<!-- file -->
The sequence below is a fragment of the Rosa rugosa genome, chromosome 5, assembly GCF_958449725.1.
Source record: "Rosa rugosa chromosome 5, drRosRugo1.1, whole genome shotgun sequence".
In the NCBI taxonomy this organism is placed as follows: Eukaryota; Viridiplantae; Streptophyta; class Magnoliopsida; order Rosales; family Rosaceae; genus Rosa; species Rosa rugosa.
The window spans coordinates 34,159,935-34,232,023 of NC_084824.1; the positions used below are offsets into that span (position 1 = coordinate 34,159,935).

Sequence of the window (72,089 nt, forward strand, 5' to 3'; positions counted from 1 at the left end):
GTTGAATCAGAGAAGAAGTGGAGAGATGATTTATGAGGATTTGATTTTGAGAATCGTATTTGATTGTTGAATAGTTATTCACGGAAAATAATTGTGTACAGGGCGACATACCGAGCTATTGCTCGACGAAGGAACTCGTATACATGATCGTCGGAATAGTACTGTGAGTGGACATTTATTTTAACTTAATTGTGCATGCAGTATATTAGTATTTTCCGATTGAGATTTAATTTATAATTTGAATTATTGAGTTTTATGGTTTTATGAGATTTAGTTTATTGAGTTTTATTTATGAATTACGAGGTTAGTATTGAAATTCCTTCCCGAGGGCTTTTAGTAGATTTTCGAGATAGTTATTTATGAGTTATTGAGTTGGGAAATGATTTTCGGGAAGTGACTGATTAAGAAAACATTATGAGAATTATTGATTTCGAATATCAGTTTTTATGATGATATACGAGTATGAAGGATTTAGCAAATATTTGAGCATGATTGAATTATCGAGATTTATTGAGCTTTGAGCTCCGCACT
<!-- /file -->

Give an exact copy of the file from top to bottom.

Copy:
The sequence below is a fragment of the Rosa rugosa genome, chromosome 5, assembly GCF_958449725.1.
Source record: "Rosa rugosa chromosome 5, drRosRugo1.1, whole genome shotgun sequence".
In the NCBI taxonomy this organism is placed as follows: Eukaryota; Viridiplantae; Streptophyta; class Magnoliopsida; order Rosales; family Rosaceae; genus Rosa; species Rosa rugosa.
The window spans coordinates 34,159,935-34,232,023 of NC_084824.1; the positions used below are offsets into that span (position 1 = coordinate 34,159,935).

Sequence of the window (72,089 nt, forward strand, 5' to 3'; positions counted from 1 at the left end):
GTTGAATCAGAGAAGAAGTGGAGAGATGATTTATGAGGATTTGATTTTGAGAATCGTATTTGATTGTTGAATAGTTATTCACGGAAAATAATTGTGTACAGGGCGACATACCGAGCTATTGCTCGACGAAGGAACTCGTATACATGATCGTCGGAATAGTACTGTGAGTGGACATTTATTTTAACTTAATTGTGCATGCAGTATATTAGTATTTTCCGATTGAGATTTAATTTATAATTTGAATTATTGAGTTTTATGGTTTTATGAGATTTAGTTTATTGAGTTTTATTTATGAATTACGAGGTTAGTATTGAAATTCCTTCCCGAGGGCTTTTAGTAGATTTTCGAGATAGTTATTTATGAGTTATTGAGTTGGGAAATGATTTTCGGGAAGTGACTGATTAAGAAAACATTATGAGAATTATTGATTTCGAATATCAGTTTTTATGATGATATACGAGTATGAAGGATTTAGCAAATATTTGAGCATGATTGAATTATCGAGATTTATTGAGCTTTGAGCTCCGCACT